John 21 – The Restoration of Peter

The Gospel of John has a double ending. If we stopped reading at the end of chapter 20, we would be perfectly satisfied. Jesus has revealed himself as the resurrected savior, Thomas’s confession is the great theological conclusion, Jesus is both Lord and God. John 20:30-31 read like the conclusion to the book as John tells us the main reason for writing the Gospel in the first place, that we might believe that Jesus is the Son of God and that by believing, we might have life in his name.

But there are some unresolved questions – what about Peter? We know that he has declared himself to be the most faithful disciple, willing to be arrested and killed alongside his Lord. Yet when Jesus was arrested Peter makes a lame attempt to defend Jesus (only to be rebuked for attacking with a sword). He then makes his famous three denials, failing to make good on his commitment to follow the Lord all the way to the cross.

Yet the reader knows that Peter did “comeback” from his great failure and the despair which he must have experienced in the days between the cross and the resurrection. Peter is well known as a preacher of the Gospel from the book of Acts. By the time John was written, the readers must have known that Peter had been executed by Nero in Rome. According to tradition, he was crucified upside-down some time after the Great Fire destroyed large portions of Rome.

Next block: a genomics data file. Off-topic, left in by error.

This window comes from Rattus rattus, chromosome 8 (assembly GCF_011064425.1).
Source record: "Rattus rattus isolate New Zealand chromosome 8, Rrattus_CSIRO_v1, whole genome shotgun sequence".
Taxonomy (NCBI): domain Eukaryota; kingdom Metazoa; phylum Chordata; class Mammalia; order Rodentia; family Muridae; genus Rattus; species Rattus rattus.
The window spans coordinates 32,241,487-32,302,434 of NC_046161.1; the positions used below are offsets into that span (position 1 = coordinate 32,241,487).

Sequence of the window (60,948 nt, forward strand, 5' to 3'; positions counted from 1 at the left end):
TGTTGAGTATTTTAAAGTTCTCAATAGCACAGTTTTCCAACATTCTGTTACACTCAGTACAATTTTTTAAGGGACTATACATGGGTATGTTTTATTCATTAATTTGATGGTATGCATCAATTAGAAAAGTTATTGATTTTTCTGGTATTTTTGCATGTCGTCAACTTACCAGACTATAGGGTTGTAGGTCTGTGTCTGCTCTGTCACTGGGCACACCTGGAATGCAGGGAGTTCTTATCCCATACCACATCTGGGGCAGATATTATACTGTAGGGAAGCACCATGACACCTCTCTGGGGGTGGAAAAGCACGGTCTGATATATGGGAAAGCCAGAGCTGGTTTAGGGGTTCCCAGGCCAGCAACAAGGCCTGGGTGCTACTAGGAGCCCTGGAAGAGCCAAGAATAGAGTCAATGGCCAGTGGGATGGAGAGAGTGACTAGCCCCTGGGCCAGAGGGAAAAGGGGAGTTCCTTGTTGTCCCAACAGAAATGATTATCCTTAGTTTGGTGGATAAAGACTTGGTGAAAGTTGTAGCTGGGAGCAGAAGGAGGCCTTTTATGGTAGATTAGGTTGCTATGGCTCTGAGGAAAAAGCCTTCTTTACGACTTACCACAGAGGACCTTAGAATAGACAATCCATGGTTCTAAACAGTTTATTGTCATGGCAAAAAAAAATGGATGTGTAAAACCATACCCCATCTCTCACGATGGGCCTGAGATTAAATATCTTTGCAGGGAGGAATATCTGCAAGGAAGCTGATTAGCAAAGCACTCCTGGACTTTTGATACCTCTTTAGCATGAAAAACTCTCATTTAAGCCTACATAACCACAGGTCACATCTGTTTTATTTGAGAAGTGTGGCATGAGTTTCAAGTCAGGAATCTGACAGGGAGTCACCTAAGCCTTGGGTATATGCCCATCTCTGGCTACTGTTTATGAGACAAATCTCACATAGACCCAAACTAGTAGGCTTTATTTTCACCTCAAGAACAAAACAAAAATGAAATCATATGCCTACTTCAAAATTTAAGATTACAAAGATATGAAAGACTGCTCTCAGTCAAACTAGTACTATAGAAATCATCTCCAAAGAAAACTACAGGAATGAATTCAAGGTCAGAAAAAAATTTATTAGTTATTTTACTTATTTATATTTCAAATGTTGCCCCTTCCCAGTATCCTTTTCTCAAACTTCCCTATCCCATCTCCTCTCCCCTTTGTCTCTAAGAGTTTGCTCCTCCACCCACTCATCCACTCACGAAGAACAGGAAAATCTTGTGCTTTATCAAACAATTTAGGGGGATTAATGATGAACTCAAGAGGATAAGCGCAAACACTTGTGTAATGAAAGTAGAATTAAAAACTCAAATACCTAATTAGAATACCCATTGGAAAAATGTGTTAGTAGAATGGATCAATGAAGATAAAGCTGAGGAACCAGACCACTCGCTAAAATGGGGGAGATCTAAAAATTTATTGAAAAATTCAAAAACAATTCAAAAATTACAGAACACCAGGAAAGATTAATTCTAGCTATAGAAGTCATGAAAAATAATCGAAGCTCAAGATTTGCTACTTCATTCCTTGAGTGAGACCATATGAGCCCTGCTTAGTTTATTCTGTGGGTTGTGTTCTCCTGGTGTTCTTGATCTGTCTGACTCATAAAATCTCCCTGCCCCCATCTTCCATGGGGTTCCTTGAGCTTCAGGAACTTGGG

This conclusion to the Gospel of John is about the Restoration of Peter to fellowship with Jesus. Peter needs to experience forgiveness and grace from his Lord, so Jesus gives him the opportunity to express his love and commitment. When Jesus calls his disciple Peter to “follow me” he is calling all disciples of Jesus to follow to the very end.

There are numerous parallels between this story and Peter’s denial in John 18. Once again Peter is beside a coal fire (ἀνθρακιά, a noun used only in John 18:18 and 21:9). Peter will have three opportunities to declares his loyalty to Jesus, except this time he will respond positively each time. But there are also parallels to Luke 5:1-11, the first miraculous catch of fish. At the beginning of his ministry Jesus called Peter to be a fisher of men by showing them where to cast their nets. After Jesus tells Peter that he is calling him to fish for men, Peter, James and John “leave everything and followed” Jesus (Luke 5:11).

The last words to Peter are significant: Follow Me! The past becomes the present once again, since these were among the first words Jesus said to Peter (John 1:43, 13:36-38). Jesus defines Peter’s relationship as following his Lord, just as he did when he called Peter as a disciple in Luke 5.

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